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Jun 6, 2013 05:15 PM

Making sushi-grade salmon?

I'm planning to buy some salmon that aren't sushi grade from the supermarket and it may be fresh, but I know it won't be spoiled or bad, that hasn't been frozen. I want to buy salmon that hasn't been frozen after being caught and then bringing it home, vacuum seal it and freezing it below -5F for a month or so. Will it be safe to eat it raw after thawing it out?

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  1. You want to take non sushi grade salmon that may not be the freshest to begin with and convert it to sushi grade by freezing it for a month?

    2 Replies
    1. re: C. Hamster

      Well, not specifically a month, that's just when I think I would be craving for some salmon sashimi. But, yeah.

      1. re: maxman190

        You can not make fish that is not Sashimi grade into Sashimi grade by any method.
        Will it be safe to eat, most likely. Would I want to eat it, NO

    2. If you are a bear... it will taste fine.

      if you are a human you will be able to tell it is not Sushi grade.

      1 Reply
      1. re: girloftheworld

        "If you are a bear... it will taste fine."

        That was brilliant!

      2. Okay, then what about getting fresh whole salmon from the supermarket and then making that into sushi?

        4 Replies
        1. re: maxman190

          What is you obsession with getting low grade fish for Sashimi?
          If you want to eat crappy Sushi just do it, why ask others to condone it?

          1. re: maxman190

            Hi, maxman:

            The key is getting really fresh, high-grade fish, something most supermarkets don't have. Buying a whole fish can be cheaper, but it's prolly more fish than you can eat over several days--by which time it's neither fresh nor a bargain.

            Better to go to a reputable fishmonger, sniff the goods, and buy (at a premium if necessary) only what you need.


            1. re: kaleokahu

              to be safe, the fish should be flash frozen first, not just thrown into a regular freezer.

              quality still would be bad, but everyone has different ideas about what constitutes quality frozen fish.

            2. re: maxman190

              No. Farmed salmon from a conventional store should not be eaten raw. No way.

              For that matter, I am not interested in any eating farmed salmon ever.

            3. The only time I've heard of this being done is when you catch the fish yourself. Therefore, it's super fresh and you're just trying to kill any nasties by freezing them to death. I haven't heard of freezing it for more than a few hours though. I just can't imagine wanting to eat any of the commercially caught fish raw unless it's been treated as sushi grade.

              I don't like spending very much on sashimi either and I actually prefer to slice it myself so it can be super thin. There's a japanese grocery in my area that sells sashimi blocks in small portions. It's quite a savings from restaurant sashimi and it's still fresh and delicious.

              1 Reply
              1. re: soypower

                AFAIK there is no regulation on what is considered "sushi grade" besides it being frozen to a certain temperature -- something the OP was considering doing.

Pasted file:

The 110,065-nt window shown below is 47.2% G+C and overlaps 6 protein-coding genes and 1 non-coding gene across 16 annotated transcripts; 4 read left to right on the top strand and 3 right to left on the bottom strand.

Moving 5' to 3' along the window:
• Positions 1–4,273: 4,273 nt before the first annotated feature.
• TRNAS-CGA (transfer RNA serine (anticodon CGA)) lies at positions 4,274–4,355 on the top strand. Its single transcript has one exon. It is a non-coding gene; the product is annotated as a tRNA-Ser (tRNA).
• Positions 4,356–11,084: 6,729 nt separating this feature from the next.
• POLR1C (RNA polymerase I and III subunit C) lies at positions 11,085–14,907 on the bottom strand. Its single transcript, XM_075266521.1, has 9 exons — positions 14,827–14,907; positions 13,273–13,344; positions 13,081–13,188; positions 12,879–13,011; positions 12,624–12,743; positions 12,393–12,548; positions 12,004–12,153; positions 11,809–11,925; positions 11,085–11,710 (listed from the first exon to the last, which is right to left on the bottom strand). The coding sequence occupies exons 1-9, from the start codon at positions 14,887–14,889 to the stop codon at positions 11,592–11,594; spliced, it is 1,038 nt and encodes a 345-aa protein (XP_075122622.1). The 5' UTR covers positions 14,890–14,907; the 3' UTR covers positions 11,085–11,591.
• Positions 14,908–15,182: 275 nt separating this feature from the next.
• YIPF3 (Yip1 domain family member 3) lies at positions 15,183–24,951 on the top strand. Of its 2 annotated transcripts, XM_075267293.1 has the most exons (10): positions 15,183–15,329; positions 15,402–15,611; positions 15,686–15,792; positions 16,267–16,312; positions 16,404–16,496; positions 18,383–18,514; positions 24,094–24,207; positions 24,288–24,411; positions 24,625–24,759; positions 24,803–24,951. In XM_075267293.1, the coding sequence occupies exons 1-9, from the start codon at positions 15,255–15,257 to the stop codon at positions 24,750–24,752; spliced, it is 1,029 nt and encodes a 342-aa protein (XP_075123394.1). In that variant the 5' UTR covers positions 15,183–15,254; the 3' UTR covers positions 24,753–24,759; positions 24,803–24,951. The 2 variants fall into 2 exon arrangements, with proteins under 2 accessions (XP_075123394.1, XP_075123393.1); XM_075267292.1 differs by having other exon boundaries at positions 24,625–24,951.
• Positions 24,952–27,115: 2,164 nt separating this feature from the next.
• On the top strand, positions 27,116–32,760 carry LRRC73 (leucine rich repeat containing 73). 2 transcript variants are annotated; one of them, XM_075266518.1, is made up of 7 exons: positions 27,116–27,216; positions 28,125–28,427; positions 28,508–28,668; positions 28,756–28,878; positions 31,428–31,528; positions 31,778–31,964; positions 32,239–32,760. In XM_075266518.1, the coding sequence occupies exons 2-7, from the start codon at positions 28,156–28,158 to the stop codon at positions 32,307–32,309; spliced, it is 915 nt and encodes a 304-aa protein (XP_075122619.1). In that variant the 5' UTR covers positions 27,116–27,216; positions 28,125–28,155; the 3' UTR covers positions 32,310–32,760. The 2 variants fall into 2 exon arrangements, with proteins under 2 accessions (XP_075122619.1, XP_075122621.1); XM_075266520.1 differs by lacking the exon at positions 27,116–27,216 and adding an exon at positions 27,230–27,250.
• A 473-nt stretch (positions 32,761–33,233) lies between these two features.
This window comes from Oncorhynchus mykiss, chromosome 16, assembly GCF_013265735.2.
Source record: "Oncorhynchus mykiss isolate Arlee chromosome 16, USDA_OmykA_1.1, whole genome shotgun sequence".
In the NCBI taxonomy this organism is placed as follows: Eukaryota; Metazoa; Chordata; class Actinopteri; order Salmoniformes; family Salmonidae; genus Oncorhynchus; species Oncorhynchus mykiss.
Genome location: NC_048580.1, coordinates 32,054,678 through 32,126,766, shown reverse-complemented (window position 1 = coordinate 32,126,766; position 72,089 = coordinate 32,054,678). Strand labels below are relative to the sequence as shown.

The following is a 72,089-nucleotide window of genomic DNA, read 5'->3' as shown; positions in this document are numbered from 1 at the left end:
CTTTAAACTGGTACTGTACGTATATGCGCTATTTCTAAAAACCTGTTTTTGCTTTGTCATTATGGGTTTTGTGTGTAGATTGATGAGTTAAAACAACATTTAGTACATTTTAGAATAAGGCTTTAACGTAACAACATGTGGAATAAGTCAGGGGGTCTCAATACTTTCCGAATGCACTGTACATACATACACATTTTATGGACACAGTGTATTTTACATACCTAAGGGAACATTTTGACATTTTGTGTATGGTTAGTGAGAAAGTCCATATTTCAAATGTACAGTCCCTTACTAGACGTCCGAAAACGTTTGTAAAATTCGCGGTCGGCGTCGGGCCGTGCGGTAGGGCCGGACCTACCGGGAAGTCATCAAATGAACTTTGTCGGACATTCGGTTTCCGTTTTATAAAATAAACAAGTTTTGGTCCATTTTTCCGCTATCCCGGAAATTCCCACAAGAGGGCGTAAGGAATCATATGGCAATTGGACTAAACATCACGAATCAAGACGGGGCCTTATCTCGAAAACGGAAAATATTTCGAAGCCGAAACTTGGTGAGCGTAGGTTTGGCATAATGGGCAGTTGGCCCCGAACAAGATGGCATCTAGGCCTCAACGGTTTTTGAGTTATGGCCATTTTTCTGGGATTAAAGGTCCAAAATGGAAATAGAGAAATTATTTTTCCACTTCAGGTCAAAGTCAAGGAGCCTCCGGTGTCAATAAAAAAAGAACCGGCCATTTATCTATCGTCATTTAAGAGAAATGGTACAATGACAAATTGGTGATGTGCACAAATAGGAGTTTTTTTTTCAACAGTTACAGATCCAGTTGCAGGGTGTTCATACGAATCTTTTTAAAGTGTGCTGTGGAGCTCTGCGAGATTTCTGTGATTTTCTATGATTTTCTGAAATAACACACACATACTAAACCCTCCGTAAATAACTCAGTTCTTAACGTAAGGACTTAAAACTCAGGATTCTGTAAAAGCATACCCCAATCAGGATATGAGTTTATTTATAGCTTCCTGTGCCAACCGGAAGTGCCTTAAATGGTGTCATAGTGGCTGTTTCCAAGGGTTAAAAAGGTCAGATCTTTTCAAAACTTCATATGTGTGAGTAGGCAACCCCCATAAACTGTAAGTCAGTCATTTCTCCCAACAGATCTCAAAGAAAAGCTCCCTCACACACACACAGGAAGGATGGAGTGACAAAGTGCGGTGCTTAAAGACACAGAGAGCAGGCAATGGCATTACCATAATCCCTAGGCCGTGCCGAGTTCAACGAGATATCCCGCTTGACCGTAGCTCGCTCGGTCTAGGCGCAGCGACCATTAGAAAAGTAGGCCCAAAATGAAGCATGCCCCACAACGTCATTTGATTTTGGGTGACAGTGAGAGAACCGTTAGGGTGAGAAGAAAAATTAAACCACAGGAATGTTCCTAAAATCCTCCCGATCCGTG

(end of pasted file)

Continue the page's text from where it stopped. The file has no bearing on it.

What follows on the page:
2. The term "sushi-grade" has very little meaning, aside from a marketing term.

                You can take whatever salmon you buy and freeze it, and it'll be safe to eat, but it won't necessarily make it "sushi-grade".

                It'll just make it "previously-frozen grade".

                Yum. Eat up.

                18 Replies
                1. re: ipsedixit

                  you're better off curing the salmon and using that as your "sushi grade". unless you know exactly where your salmon comes from, I would advise against it. there's a higher risk of nasty buggers in fresh water fishes.

                  1. re: ipsedixit

                    "The term 'sushi-grade' has very little meaning, aside from a marketing term."

                    Yeah that one drives me nuts. Way I see it if a place is gonna sell you fish that you can't eat raw, why would you wanta eat it cooked? It's either fresh or it's not. There's no scale in my mind. "Here ma'am this salmon's only been sitting in the display for a week now, but I'm sure it's good enough if you cook it real long."

                    1. re: MGZ

                      I actually never knew this. I always thought sushi-grade fish was processed (cleaned, filleted) more expediently as well as being blast frozen on the boat it was caught on to maintain freshness and minimize the time available for bacteria growth.

                      Good to know. But I'll still probably use only the sashimi/sushi graded stuff.

                      1. re: soypower

                        And who said marketing doesn't work?

                        1. re: soypower

                          I think most people assume it has been checked for parasites and/or treated for parasites when marketed this way since farmed fish are filled iwth them.

                          1. re: JudiAU

                            reference, please?

                            Heavy metals, less flavor, etc., etc. -- but I've yet to see much about parasites.

                            Wild fish most assuredly have parasites...I've seen them and excised them -- so the eyebrow doesn't lift very far on this one.

                            1. re: sunshine842

                              Open net farming (basically large pens with no physical barrier to the large bodies of water in which they are used) provide for transfer of waste out and anything existing in those large bodies of water in, including parasites.